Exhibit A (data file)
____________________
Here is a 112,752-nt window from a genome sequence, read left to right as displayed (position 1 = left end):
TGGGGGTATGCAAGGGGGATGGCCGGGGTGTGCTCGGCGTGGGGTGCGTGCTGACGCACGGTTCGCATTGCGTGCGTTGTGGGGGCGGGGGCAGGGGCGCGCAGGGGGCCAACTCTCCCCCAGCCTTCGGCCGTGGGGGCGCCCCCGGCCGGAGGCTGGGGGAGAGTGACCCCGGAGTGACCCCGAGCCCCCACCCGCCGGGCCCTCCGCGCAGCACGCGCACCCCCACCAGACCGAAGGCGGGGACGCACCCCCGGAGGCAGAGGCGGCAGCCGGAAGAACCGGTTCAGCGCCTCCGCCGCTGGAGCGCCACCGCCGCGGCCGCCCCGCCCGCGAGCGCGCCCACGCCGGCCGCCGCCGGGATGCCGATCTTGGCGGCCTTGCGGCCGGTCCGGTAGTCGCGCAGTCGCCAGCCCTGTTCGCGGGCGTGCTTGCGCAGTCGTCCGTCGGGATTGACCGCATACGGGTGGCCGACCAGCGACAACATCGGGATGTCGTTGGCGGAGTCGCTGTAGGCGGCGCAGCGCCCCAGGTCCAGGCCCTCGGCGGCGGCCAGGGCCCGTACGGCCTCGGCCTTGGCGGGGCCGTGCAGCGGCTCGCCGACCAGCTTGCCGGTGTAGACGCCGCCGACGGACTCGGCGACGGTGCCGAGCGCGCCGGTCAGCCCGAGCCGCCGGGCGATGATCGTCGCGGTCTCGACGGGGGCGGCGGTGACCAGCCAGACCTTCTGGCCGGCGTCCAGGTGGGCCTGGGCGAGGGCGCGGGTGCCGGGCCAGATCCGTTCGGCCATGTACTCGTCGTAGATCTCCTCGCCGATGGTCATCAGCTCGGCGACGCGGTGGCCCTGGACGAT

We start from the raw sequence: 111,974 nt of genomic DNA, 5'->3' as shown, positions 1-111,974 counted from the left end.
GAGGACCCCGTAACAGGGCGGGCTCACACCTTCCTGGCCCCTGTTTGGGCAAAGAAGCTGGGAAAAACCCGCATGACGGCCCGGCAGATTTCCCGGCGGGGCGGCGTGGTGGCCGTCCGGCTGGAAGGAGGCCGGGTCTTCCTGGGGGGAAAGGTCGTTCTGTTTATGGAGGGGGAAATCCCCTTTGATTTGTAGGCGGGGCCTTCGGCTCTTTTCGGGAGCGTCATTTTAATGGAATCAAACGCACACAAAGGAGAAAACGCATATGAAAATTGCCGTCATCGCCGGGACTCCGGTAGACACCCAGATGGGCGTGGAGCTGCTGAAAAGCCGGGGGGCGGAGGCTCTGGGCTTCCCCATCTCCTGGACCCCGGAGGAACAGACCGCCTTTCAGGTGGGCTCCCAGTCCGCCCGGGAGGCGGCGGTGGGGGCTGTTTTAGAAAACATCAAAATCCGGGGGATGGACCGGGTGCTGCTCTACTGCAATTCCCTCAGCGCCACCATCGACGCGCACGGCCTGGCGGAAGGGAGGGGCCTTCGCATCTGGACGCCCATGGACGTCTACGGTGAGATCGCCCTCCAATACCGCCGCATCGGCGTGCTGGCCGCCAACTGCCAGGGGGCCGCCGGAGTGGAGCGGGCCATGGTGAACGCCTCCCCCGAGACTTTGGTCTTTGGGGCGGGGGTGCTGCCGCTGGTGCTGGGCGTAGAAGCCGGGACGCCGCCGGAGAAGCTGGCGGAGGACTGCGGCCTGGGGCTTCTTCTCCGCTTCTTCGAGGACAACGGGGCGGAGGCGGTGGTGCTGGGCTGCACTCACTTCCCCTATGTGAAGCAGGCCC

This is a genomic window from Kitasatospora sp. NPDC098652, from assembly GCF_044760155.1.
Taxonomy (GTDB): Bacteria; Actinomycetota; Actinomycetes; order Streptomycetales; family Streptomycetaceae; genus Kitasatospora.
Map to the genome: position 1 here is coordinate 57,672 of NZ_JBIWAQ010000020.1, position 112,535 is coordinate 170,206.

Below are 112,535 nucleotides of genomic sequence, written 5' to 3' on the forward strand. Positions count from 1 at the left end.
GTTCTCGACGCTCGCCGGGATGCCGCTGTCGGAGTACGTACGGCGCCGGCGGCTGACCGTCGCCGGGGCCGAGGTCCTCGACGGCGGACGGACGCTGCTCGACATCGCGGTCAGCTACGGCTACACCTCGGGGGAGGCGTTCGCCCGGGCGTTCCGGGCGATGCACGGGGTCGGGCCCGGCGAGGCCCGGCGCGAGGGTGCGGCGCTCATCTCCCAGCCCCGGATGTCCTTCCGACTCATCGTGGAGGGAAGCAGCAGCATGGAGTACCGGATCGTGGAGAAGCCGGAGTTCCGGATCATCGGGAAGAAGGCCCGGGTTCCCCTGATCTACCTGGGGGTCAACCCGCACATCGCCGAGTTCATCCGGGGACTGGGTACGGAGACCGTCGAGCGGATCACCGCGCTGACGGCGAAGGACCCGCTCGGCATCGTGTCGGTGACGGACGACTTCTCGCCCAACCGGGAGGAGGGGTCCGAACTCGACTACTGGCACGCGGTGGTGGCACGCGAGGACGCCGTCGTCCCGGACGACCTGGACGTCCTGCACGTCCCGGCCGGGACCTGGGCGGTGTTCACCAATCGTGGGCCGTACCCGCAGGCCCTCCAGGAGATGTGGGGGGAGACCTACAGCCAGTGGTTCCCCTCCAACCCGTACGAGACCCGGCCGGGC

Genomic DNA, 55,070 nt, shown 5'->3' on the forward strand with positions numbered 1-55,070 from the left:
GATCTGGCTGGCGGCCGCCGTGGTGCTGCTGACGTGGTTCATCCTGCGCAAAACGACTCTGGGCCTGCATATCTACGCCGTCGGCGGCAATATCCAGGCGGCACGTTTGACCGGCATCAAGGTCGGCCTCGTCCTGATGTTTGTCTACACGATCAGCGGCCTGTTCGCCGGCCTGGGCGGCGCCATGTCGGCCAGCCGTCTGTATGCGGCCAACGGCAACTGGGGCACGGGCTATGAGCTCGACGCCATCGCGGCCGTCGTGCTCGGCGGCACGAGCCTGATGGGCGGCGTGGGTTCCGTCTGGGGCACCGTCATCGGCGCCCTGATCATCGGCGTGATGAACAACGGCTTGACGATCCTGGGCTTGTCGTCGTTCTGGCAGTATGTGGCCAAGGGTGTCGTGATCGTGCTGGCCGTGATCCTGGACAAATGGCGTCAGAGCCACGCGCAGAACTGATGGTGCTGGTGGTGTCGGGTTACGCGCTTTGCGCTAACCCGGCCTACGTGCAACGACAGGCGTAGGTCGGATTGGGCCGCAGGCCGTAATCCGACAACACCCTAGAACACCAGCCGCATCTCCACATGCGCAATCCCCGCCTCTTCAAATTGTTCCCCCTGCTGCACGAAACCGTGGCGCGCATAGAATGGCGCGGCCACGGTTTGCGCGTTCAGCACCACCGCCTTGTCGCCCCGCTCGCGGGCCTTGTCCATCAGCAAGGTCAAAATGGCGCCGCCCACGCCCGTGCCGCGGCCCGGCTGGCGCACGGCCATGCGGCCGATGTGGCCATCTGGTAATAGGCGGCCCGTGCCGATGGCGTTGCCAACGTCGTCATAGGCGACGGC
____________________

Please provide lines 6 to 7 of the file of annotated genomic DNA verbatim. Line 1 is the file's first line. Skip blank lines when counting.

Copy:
Taxonomy (GTDB): Bacteria; Actinomycetota; Actinomycetes; order Streptomycetales; family Streptomycetaceae; genus Kitasatospora.
Map to the genome: position 1 here is coordinate 57,672 of NZ_JBIWAQ010000020.1, position 112,535 is coordinate 170,206.